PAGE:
Left - Michelle Fornasier and Steve Turner. Cover - Stuart Halusz and Michelle Fornasier. Photos - Jon Green
Brace yourself if you are going to attend Deckchair Theatre’s opening production for the year, The Modern International Dead. This is not your typical wine drinking, comfortingly warm and relaxed evening of live Oscar Wilde-style culture, darling. This is an uncomfortable, low-key but fast paced, odd-ball presentation of the worst the world has to offer, and for that reason, it’s a powerful and thought-provoking night of theatre that should not be missed.
Originally written by Damien Millar in 2008, The Modern International Dead focuses on the lives of three ordinary Australian’s who have experienced life on the front line; bio-chemist and weapons inspector Rod (Steve Turner), peace-keeper Luke (Stuart Halusz) and former novitiate sister and now counsellor, Bridgette (Michelle Fornasier). They move from Rwanda to Cambodia, East Timor to Canberra, meeting co-workers, journalists, shrinks, intelligence officers, school mates and apparitions. They talk to the audience directly, or re-enact scenes for us, and as their lives and stories intersect and unwind, we become witnesses to the horrors, atrocities and sheer craziness of life in wartime over the last twenty years.
Deckchair Theatre Artistic Director Chris Bendall has directed The Modern International Dead with a wonderfully deft touch. He understood that the power of the show lies in the stories of Rod, Luke and Bridgette, which were captured by Millar from interviews with their real-life counterparts. Consequently, Bendall simply lets the action unfold with a disarming directness and naturalness, managing to convey the power and emotion of these lives without tipping dangerously into melodrama or gut-wrenching tragedy. The bigger moments of absurdity and humour are not lost either, also captured with a wonderful comic balance and awareness of the audience’s preconceptions.
This balance was also helped by the excellence of Bendall’s cast. As Rod, Steve Turner utilised his gift for soft-spoken naturalness and throw-away humour remarkably, finding a quietly devastated core in the heart of a once moral and dedicated man. Michelle Fornasier was also excellent as Bridgette, the wandering soul who just wants to help. As troubled soldier Luke, Stuart Halusz had the lion’s share of the ‘bigger’ emotions, and handled them all with a brilliant understatement and control. When playing the ‘other’ characters inhabiting the world of The Modern International Dead, of which there are forty, all three cast members showed wonderful versatility, timing and fun. Highlights for me were Turner as the religious apparition Mary, and Halusz as the Indian Brigadier and Hamish, co-worker of Rod. They managed to make the transitions between scenes appear effortless, in spite of the fast pace and often lighting quick costume changes.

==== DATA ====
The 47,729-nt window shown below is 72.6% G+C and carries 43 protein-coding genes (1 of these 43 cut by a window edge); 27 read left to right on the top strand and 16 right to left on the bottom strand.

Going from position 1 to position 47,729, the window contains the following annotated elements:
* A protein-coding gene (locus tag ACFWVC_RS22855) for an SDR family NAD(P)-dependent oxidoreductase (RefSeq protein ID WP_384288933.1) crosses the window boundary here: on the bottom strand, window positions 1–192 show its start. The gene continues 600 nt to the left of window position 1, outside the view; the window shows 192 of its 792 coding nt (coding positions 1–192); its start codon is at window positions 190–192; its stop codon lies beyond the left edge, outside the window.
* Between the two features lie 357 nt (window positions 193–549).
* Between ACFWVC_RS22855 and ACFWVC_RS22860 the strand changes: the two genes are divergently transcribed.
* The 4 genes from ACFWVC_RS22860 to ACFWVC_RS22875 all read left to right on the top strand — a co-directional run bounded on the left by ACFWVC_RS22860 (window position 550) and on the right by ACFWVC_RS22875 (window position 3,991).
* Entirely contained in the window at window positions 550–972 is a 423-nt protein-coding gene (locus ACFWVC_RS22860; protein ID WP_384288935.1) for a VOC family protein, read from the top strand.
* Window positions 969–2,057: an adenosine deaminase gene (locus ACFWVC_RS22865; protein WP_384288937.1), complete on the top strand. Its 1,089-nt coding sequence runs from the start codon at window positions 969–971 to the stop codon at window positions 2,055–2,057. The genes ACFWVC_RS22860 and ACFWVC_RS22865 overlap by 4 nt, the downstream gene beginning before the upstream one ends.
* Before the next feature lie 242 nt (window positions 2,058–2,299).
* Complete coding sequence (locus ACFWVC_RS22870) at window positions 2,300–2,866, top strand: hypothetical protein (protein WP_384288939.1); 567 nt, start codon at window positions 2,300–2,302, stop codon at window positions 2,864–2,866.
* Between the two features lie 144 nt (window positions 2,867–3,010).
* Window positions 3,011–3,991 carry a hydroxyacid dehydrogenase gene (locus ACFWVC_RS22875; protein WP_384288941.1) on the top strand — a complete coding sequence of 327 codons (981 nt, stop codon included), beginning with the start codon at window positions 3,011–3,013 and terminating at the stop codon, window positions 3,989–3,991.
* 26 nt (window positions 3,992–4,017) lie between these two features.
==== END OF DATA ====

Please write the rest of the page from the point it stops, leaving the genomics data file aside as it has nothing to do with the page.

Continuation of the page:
The performances and direction were well supported by the overall design of the show. Every inch of the circular performance space was utilised, including the three main box crates that divided the stage. Characters, costumes and props appeared out of nowhere, helping establish jumps in time and space for the audience. This was aided by Nick Merrylees’ excellent lighting design, and Kingsley Reeve’s atmospheric sound design. Some contextual information was provided via television screens, but I felt these were slightly under-utilised.
I must say that originally, I found it very hard to get into The Modern International Dead. By interval, I had decided that the direct to audience, presentational style jarred, some of the scene transitions felt rushed and the three main characters came across as distant and hard to empathise with. However, by the end, I realised I was wrong; the very things I initially struggled with were exactly what made this production so effective and immersive.
The characters' world was fast-paced and unrelenting, thus was ours. It was jargon laden, and referenced people and events I would have to use an encyclopaedia to understand. It was a world of horror, despair and absurd humour. This was Rod, Bridgette and Luke’s story, shared with us on their terms, so they can be forgiven for coming across as distant and controlled. But when the characters opened up and their façades cracked slightly, the devastation, heartbreak and loss of ideals was as big as any hair-pulling, gut wrenching Greek tragedy. It was not comfortable, nor comforting. Nor should it be. Their world is still our world, and it was brave of Deckchair to keep reminding us of that.
Deckchair Theatre presents
The Modern International Dead
by Damien Millar
Director Chris Bendall
Venue: Victoria Hall Fremantle
Dates: 17 Mar – 2 Apr, 2011